Does Caffeine Help or Hinder Weight Loss; And What Effects Does It Have Post-Bariatric Surgery?
There are a few things that most of us can’t live without. Fresh air, water, TV binge-watching, our families, and coffee. Maybe not in that order.
Some of us love the taste of coffee, others are pretty sure they’re dependent on the caffeine pick-me-up, while others have gotten used to it as an integral part of their daily ritual. However, coffee and caffeine fit into your life, there’s no denying it holds a significant impact and is likely one that’s hard to give up. But does it need to be given up, and how does it fit in when we’re trying to lose weight or living the post-bariatric surgery lifestyle?
While there Is no concrete evidence that caffeine either helps or hinders his weight loss, there are plenty of studies that can argue how it fits in with a healthy lifestyle.
First, do you know caffeine is the primary stimulant and coffee or tea and with it can come an increase in energy, alertness, and attention? While we like to endorse a huge glass of water as a secret weapon when you’re dragging – (try it and prove us wrong) – we also understand that some of you cannot possibly get moving without the strong stuff. A caffeinated before a workout has been shown to give a boost. But there are two sides to the coin. Too much caffeine can cause jitters, affect sleep patterns, and can increase heart rate to the point where they may feel palpitations.
So consuming caffeine no more than an hour before your work out could enhance your performance, push you a little further, help keep your focus, and psychologically keep you in the game knowing you didn’t deprive yourself. So, yes, caffeine as a stimulant can help you pre-work out, which in turn, will help you shed some pounds.
Post workout it is best to consume lots of water and avoid the caffeine which can be exceptionally dehydrating.
Drop The Sugar and Flavors
There are numerous studies that cite the benefits of your morning cup of coffee, but it’s important to stress that these coffees are not the ones with drizzled caramel, or made with condensed milk, syrups, flavors, or whipped cream oozing out. Be mindful of sugar intake, but also avoid the artificial sweeteners in your beverages. Artificial sweeteners, while far lower in calories, trick your body into craving sugar, just as much as sugar, if not more intensely.
Resting Metabolic Rate
So, in one way caffeine can be linked to weight loss if it is timed before a workout. But what if we’re not working out? At rest, can caffeine stimulate our systems enough to shed calories? The simple answer is that caffeine does increase our resting metabolic rate. But in truth, this increase is so minimal that one can’t argue that it is at all beneficial to losing weight. In moderation, caffeine can be part of a very healthy lifestyle, but relying on it to do anything more than enhance your outlook mood and energy it’s probably wishful thinking.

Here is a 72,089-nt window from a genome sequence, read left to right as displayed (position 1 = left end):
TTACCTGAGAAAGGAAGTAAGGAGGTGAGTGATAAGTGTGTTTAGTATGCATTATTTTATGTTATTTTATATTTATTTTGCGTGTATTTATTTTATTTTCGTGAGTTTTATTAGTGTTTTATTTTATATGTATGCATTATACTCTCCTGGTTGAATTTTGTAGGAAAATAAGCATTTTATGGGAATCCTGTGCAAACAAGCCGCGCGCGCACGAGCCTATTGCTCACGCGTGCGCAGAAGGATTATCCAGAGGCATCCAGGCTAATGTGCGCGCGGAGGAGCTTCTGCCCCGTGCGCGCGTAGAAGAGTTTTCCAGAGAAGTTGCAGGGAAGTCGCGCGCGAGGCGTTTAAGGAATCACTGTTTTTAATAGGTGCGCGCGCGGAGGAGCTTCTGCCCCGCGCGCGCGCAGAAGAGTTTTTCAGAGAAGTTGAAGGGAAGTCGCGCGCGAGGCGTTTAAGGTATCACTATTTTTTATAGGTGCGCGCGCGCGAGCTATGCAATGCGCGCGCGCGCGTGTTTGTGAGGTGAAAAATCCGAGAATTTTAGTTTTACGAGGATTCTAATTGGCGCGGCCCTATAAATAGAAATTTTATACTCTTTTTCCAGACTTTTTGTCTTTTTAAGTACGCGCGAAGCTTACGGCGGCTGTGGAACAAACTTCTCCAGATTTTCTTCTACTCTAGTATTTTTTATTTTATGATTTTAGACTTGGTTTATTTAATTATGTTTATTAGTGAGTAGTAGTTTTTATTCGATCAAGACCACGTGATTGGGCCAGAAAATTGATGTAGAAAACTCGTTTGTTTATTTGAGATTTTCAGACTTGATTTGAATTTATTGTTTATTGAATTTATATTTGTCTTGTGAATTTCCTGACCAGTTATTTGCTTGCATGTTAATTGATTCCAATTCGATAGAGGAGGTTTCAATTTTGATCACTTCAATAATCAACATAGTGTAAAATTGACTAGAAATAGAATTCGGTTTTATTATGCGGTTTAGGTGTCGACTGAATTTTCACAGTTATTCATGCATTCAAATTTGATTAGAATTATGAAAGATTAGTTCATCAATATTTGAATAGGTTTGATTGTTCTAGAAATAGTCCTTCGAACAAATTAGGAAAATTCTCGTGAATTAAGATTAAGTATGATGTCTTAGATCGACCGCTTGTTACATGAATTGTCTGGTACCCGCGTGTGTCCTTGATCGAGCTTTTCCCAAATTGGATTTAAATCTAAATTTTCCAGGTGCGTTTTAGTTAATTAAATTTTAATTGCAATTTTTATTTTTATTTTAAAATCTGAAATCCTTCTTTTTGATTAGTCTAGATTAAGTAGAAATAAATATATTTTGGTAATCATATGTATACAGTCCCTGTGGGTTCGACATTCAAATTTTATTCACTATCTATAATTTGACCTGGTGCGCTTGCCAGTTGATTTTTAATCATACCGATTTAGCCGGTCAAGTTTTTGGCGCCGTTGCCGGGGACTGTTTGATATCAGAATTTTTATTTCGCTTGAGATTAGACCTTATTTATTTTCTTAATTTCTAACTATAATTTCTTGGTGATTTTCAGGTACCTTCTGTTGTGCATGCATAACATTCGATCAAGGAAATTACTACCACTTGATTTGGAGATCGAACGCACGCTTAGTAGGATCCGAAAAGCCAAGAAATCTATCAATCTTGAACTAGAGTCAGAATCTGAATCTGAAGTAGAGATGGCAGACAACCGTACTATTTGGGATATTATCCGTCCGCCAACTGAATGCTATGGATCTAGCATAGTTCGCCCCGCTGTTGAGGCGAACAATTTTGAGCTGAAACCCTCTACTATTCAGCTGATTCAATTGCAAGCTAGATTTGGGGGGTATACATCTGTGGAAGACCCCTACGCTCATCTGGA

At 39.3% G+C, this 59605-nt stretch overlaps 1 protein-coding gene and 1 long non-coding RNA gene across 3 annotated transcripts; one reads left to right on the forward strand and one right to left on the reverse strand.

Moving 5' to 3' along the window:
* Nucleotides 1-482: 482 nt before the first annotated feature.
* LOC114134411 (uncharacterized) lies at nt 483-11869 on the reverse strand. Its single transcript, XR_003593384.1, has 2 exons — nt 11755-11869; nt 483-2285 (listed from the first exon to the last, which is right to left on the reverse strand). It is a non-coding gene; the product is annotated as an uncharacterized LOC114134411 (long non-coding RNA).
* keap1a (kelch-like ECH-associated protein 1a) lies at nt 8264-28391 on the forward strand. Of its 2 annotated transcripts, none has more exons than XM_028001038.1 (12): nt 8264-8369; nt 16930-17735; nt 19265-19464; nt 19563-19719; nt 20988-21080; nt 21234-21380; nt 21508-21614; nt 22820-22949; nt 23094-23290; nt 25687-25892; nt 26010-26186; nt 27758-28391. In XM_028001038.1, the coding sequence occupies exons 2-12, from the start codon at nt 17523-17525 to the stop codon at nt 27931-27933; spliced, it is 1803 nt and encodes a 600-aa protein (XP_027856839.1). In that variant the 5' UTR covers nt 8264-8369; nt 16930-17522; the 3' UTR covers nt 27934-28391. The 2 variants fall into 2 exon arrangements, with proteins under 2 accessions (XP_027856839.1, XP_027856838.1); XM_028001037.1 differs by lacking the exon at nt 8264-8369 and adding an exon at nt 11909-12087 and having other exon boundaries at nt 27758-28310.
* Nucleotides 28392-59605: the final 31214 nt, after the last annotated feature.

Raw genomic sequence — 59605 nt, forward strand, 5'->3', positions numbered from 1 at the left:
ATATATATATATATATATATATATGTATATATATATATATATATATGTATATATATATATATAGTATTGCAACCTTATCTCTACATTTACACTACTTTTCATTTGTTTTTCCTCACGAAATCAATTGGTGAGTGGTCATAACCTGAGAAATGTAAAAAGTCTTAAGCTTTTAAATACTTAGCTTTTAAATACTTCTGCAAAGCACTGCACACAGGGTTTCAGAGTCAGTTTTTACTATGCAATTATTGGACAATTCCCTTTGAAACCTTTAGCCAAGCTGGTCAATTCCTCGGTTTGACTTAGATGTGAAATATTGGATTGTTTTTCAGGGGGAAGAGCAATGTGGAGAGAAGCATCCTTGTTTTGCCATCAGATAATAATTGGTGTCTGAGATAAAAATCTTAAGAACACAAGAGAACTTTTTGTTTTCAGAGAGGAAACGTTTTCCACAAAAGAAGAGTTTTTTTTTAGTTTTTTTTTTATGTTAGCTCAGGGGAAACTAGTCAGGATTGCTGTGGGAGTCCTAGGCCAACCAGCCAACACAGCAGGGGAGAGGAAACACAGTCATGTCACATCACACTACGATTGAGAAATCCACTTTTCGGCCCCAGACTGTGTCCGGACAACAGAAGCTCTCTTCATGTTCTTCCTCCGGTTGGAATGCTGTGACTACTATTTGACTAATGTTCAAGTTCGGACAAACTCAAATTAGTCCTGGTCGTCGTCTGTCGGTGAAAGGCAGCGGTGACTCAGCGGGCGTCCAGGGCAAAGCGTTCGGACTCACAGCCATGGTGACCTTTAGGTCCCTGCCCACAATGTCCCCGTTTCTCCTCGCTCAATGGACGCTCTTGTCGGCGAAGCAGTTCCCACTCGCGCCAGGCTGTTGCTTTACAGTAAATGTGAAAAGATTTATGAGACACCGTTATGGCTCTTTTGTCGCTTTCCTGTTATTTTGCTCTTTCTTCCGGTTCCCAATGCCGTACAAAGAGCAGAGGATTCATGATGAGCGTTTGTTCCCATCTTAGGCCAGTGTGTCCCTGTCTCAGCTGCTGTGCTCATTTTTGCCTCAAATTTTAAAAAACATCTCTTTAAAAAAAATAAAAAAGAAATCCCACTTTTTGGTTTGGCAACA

Pre- and Post-Surgery
What if you are a bariatric surgery patient? Pre-surgery, you will be asked to stay away from stimulants and hydrate with water and avoid sugars often found in some of our favorite caffeinated beverages.
Post-surgery, our bodies will require hydration, and caffeine is a known diuretic. This means that it flushes water out of the system, making it harder to get sufficient hydration each day. As you may know, hydration is key for to success for a postop bariatric patient. Patients should be consuming at least 64 ounces of water each day. For this reason and others, patients will not be allowed to drink caffeinated beverages within the first 4 to 6 weeks after surgery.
Moreover, caffeine is often found in some of our favorite sodas, and carbonation is a huge red flag for post bariatric surgery patients. It’s important that they have patients avoid carbonation as it can irritate and even stretch the new stomach pouch. While this rarely causes long-term complications, it can cause short-term pain leading to consumption of too few calories.
Does this mean that we can’t enjoy a caffeinated beverage post-surgery? Since we are on a journey to embrace and appreciate moderation, we hesitate to say all caffeine must be eliminated. If a person is hydrating very well with water, limiting sugar and carbonation intake, a cup of coffee or tea can have a place in the rotation.
So, the verdict is that our favorite warm beverages may still have a place in our lives as long as we moderate.